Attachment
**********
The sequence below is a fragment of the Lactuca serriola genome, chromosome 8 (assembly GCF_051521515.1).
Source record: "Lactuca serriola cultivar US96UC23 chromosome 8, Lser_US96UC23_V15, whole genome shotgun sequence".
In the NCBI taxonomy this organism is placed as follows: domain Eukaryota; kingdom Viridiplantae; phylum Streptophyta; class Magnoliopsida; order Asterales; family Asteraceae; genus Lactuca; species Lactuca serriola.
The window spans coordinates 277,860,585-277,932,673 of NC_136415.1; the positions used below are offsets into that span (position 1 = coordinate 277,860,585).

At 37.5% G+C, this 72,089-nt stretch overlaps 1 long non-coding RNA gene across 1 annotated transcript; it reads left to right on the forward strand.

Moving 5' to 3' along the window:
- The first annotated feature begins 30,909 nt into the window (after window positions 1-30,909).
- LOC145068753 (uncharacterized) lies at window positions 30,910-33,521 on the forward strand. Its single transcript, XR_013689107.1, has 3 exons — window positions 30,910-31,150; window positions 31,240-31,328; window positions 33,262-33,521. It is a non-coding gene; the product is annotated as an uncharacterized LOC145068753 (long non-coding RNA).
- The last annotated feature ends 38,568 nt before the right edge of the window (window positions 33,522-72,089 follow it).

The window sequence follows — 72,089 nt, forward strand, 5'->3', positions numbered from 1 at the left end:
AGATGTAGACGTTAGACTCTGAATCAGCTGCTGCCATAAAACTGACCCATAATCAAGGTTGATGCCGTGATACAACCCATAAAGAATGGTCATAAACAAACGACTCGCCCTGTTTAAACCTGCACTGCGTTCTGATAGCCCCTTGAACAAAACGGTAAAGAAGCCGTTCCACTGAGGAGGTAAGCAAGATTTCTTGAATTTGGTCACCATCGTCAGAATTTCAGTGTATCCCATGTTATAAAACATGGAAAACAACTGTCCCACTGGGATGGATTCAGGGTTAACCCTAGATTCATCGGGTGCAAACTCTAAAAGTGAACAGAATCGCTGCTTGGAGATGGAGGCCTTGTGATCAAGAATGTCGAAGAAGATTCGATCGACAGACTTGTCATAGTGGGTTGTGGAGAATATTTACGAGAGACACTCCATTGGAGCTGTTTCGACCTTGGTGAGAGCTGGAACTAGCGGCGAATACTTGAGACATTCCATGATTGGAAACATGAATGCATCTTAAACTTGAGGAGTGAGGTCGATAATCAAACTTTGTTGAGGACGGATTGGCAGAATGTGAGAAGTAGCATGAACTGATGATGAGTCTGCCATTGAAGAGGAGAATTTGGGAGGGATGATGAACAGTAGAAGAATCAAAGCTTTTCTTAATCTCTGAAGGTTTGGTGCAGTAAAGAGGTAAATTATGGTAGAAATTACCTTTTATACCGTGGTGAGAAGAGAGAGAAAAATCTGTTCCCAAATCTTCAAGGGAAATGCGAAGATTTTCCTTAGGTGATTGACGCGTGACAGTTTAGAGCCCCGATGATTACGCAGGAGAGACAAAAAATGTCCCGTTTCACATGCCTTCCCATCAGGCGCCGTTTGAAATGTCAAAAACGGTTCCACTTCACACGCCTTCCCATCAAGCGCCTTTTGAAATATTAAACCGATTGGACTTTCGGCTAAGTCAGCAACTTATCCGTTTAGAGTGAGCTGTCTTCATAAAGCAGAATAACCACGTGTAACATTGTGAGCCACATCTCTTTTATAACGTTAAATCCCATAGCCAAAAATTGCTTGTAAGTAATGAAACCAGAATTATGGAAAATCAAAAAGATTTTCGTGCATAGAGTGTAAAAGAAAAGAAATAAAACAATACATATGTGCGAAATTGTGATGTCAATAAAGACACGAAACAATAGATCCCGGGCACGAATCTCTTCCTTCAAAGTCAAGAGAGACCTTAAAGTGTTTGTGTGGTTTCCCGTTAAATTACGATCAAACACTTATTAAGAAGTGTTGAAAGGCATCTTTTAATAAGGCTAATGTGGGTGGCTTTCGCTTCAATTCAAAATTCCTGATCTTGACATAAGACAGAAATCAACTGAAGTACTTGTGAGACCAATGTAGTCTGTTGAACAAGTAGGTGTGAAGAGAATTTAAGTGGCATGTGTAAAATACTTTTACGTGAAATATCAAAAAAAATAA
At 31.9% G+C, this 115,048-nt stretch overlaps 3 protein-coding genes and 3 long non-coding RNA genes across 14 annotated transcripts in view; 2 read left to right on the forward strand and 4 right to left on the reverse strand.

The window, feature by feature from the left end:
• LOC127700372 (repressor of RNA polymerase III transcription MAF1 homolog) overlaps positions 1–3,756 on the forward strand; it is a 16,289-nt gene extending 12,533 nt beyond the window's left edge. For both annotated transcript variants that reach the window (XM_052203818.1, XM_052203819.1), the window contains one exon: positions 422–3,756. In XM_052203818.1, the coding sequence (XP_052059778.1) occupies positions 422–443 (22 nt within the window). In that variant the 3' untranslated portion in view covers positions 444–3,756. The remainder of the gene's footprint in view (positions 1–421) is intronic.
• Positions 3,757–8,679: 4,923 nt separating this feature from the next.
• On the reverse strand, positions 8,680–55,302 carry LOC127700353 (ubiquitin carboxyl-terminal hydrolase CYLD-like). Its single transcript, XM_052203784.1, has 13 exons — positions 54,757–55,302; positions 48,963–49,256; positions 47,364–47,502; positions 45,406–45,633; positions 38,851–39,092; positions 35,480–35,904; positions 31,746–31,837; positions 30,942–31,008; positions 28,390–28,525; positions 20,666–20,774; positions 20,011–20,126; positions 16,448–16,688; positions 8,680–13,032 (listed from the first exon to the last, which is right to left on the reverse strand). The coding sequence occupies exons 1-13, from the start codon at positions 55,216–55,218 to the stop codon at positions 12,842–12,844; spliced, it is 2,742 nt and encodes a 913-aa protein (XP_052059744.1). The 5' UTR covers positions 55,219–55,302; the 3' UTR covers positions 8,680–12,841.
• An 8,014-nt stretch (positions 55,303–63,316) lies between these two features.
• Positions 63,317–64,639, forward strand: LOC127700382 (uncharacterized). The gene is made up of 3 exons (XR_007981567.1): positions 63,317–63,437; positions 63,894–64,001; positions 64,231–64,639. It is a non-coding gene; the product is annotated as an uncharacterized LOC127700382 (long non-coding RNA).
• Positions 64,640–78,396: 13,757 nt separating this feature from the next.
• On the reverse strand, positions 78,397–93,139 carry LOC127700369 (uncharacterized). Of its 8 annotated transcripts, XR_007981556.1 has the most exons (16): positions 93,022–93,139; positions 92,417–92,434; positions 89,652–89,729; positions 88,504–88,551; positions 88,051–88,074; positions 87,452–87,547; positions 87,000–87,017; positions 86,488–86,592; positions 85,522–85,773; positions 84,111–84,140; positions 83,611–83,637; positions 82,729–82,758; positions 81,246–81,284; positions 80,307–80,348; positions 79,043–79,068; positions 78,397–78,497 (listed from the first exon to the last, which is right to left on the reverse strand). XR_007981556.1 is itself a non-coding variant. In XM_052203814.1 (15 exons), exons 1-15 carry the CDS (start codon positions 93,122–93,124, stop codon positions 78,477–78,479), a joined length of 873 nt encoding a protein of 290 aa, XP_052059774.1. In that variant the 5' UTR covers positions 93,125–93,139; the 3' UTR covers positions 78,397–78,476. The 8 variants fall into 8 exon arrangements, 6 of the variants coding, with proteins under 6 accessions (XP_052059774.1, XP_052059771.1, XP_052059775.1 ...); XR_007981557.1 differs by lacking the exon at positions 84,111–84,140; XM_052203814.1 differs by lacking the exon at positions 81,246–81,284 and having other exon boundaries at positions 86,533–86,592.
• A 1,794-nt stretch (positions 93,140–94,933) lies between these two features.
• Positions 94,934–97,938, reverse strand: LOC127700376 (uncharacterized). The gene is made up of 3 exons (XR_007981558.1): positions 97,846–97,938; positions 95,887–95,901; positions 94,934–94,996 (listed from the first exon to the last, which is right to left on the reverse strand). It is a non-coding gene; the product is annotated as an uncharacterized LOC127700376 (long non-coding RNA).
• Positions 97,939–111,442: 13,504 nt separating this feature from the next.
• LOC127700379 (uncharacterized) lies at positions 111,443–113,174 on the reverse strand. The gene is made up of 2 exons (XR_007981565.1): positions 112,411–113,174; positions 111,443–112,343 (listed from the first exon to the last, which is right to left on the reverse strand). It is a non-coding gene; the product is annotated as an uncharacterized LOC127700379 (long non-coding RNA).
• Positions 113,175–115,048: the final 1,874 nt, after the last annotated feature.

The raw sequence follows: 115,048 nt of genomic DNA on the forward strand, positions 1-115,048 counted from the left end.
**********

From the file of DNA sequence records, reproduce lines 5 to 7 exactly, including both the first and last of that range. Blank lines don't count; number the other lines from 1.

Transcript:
At 37.5% G+C, this 72,089-nt stretch overlaps 1 long non-coding RNA gene across 1 annotated transcript; it reads left to right on the forward strand.

Moving 5' to 3' along the window:
- The first annotated feature begins 30,909 nt into the window (after window positions 1-30,909).